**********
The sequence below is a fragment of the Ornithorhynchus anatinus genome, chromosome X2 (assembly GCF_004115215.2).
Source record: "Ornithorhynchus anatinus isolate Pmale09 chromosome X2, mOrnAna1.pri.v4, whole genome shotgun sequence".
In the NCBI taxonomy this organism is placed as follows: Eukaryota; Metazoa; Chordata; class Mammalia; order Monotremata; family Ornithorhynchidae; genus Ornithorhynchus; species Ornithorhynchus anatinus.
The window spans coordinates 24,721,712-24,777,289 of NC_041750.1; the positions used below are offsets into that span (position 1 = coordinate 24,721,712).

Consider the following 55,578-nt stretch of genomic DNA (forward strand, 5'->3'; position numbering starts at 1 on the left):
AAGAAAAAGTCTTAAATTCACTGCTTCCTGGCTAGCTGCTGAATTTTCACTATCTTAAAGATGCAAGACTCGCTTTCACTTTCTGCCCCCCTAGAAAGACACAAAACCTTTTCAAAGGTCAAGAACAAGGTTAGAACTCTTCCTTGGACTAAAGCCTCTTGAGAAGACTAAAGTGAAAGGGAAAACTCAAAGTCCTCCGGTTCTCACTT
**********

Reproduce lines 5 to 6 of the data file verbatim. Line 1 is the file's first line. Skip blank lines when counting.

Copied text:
Consider the following 55,578-nt stretch of genomic DNA (forward strand, 5'->3'; position numbering starts at 1 on the left):
AAGAAAAAGTCTTAAATTCACTGCTTCCTGGCTAGCTGCTGAATTTTCACTATCTTAAAGATGCAAGACTCGCTTTCACTTTCTGCCCCCCTAGAAAGACACAAAACCTTTTCAAAGGTCAAGAACAAGGTTAGAACTCTTCCTTGGACTAAAGCCTCTTGAGAAGACTAAAGTGAAAGGGAAAACTCAAAGTCCTCCGGTTCTCACTT